BA Everywhere was taken out to a farmers' market where mostly middle class people gather on the weekend to get organic vegetables, fruit, crafts, and to eat at a food court. Some new people, including women from a neighborhood and a couple of high school students, came out to be part of the efforts. We got out Revolution newspaper, BAsics cards, the BA Everywhere brochure, and cards promoting Cornel West's and Michael Slate's interviews with BA. Over $400 was raised from the food sales.


Every year thousands gather on the Martin Luther King Jr. holiday here in Atlanta, the birthplace of Dr. King. Atlanta holds an annual march and celebration that begins Downtown and ends at the Martin Luther King Jr. Center for Non-Violence, next to King's birth home and his church, Ebenezer Baptist, and the current location of his tomb.

For years the march and celebration have commemorated King's "dream" and his legacy; it's been an occasion for a number of progressive causes—and some reactionary ones like the military and police. Local high school bands and trade unions march along with community groups, student social and service organizations, and there are always representatives of the U.S. military and the Atlanta police department in the mix.

Since the election of Barack Obama, it has been hard to tell who is really being celebrated at the march and gathering. This year's march took place on the day of the inauguration and complimentary Obama-ade was served before, during and after the march!

Among the crowd of marchers, something new and refreshing yanked the wrinkled, vapid mask of hope—reinforced by the inauguration—to awake the sleeping from their dreams of change from within the system. "When the Revolution comes... won't be no more mass incarceration... won't be no more wars for empire...get down with Bob Avakian, leader of the revolution!" A small, yet bold, team of revolutionaries chanted and waved a banner proclaiming "HUMANITY NEEDS REVOLUTION AND COMMUNISM."

As the revolutionaries moved down the streets, arms reached out for palm cards promoting the recent interview Cornel West did with Bob Avakian. On this MLK Day in Atlanta, thousands were introduced to Bob Avakian (we distributed around 3,000 palm cards) and $100 was raised throughout the day with a brownie sale plus donations to get BAsics into the prisons. We can and must build on this.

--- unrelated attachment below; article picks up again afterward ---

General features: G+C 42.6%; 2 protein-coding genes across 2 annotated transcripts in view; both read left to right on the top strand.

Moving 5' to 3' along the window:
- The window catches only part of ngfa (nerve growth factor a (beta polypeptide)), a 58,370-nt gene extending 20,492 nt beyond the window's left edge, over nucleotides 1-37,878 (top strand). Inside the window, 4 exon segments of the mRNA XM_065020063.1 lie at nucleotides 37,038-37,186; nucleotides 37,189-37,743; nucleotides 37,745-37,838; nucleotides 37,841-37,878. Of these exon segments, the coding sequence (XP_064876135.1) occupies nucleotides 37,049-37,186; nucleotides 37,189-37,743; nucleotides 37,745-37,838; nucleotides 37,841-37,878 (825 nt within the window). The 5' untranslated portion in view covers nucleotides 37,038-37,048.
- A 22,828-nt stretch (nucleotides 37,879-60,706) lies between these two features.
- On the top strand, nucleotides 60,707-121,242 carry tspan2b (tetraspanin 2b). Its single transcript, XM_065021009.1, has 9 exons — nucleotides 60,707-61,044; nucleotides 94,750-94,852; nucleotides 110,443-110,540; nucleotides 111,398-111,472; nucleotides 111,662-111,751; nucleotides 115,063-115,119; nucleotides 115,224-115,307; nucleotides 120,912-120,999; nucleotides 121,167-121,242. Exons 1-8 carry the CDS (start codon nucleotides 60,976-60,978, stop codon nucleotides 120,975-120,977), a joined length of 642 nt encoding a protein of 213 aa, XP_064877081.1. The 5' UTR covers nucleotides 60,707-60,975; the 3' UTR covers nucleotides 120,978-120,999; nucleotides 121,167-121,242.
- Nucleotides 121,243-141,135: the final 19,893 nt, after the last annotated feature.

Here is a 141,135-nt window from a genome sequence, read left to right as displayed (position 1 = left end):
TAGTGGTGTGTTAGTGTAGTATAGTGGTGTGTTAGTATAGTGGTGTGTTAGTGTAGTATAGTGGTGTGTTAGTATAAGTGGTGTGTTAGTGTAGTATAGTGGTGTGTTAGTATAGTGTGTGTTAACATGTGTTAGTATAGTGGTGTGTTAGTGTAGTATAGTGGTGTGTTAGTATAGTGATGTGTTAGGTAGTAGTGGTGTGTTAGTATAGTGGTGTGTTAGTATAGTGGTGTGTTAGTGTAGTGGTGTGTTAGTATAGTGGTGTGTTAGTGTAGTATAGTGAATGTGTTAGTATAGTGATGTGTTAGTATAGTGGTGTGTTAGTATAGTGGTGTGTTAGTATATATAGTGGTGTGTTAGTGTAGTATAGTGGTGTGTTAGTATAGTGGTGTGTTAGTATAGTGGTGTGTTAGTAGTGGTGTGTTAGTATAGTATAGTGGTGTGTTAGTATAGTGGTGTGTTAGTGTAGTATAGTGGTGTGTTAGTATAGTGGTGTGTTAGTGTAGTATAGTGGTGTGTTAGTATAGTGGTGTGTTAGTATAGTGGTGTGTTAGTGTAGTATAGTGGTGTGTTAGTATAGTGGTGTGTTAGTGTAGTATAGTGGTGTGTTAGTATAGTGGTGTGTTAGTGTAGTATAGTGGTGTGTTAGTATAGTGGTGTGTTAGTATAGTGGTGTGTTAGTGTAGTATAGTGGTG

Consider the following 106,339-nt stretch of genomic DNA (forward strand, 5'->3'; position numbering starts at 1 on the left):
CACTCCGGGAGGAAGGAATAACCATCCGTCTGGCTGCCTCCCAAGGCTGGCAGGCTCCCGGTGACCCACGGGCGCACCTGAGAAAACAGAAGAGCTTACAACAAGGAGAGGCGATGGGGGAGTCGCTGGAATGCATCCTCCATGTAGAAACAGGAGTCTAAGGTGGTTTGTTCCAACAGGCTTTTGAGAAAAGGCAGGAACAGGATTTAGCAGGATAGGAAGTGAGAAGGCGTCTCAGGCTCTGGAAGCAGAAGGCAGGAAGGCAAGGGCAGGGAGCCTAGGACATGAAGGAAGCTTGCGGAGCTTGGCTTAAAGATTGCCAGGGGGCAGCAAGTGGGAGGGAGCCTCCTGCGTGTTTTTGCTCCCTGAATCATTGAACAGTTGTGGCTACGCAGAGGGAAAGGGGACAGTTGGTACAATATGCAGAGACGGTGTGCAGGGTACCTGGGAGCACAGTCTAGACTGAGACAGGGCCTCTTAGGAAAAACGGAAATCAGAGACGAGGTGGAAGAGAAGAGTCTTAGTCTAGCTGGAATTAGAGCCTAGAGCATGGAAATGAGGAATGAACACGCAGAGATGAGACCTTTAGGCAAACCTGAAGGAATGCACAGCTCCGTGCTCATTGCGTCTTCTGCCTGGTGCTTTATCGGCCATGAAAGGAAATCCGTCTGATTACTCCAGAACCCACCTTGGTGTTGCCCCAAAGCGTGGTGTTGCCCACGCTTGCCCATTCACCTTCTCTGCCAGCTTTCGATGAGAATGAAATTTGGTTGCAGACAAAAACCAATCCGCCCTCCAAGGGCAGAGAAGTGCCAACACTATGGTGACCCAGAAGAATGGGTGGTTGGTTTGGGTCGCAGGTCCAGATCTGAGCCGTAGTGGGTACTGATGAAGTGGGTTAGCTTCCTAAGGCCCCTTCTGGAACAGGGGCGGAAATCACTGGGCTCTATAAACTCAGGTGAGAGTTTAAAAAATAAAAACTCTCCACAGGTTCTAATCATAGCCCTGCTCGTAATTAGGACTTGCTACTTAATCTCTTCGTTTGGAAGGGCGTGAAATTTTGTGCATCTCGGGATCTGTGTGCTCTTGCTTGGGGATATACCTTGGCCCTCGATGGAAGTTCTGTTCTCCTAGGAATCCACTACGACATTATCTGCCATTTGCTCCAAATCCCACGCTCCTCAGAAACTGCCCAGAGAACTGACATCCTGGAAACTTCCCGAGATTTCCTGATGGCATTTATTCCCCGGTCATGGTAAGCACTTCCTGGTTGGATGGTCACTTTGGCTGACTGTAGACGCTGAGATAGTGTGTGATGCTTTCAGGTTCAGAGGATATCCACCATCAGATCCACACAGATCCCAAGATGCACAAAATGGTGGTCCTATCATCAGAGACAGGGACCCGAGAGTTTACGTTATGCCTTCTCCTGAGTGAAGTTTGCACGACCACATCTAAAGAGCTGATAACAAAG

We had a potluck on Saturday, January 19, to raise money to get BA's vision and framework to all corners of society and to push the campaign to a new level in 2013. People brought good food, and as people got a plate, we sat down, hearing Outernational's music in the background, and began talking. The people who came, including some youth, came looking for answers to the horrors they see and face in this society, looking to how to change the world in a big way and interested in what BA had to say. And there were some who were new to this revolution entirely. So after we ate, we listened to the Cornel West interview with Bob Avakian. People had lots to say bouncing off the points made in the interview about how things don't have to be the way they are. One man asked, "I don't know much about Bob, got BAsics but haven't read it yet. But I ask, 'what is success?' It's when no child is hungry in the world. I make $32 an hour but I am not satisfied that children are hungry in the world." A Black woman said that to get a change and make revolution our mindset has to change. She said, "Like Bob Avakian says it will take millions, we need a spark to get going a fight for justice, not a fight between us. The mindset is important for a revolution." A Black woman who heard about the potluck at college and came to check it out spoke about how deep racism still is in this society.

The MC read from the RCP's statement "On the Strategy for Revolution." After some more engaging about revolutionary goals and how to get there, there was a call for people to raise money for BA Everywhere in different ways—house parties, dinners, and more. We raised $80 and people left with stacks of the new palm card with BA's quote "On Choices... And Radical Changes."

Slate Interview on Campus Radio

From a reader:

Sunday morning as I tuned into a local college campus station that airs a weekly progressive news program, I was greeted by the driving drum beat that always announces the Michael Slate Show. This week the college show was airing the first installment of Michael Slate's interview with Bob Avakian!

What a great way to start the morning. The radio station which is just outside the large metropolitan city where I live, has a larger listenership of students, activists, and academics from around the area—both on air and online—where I caught it.

I had to call the DJ to tell him how exciting it was to hear the interview. He said he hadn't had a chance to get much response but that he planned on airing the whole series in the coming weeks. "You know, I have aired previous interviews that Slate has done with Avakian over the years. I am very excited to see what response we get—especially, you know, when times are so heavy." We agreed to stay in touch and to share feedback from the interview going forward.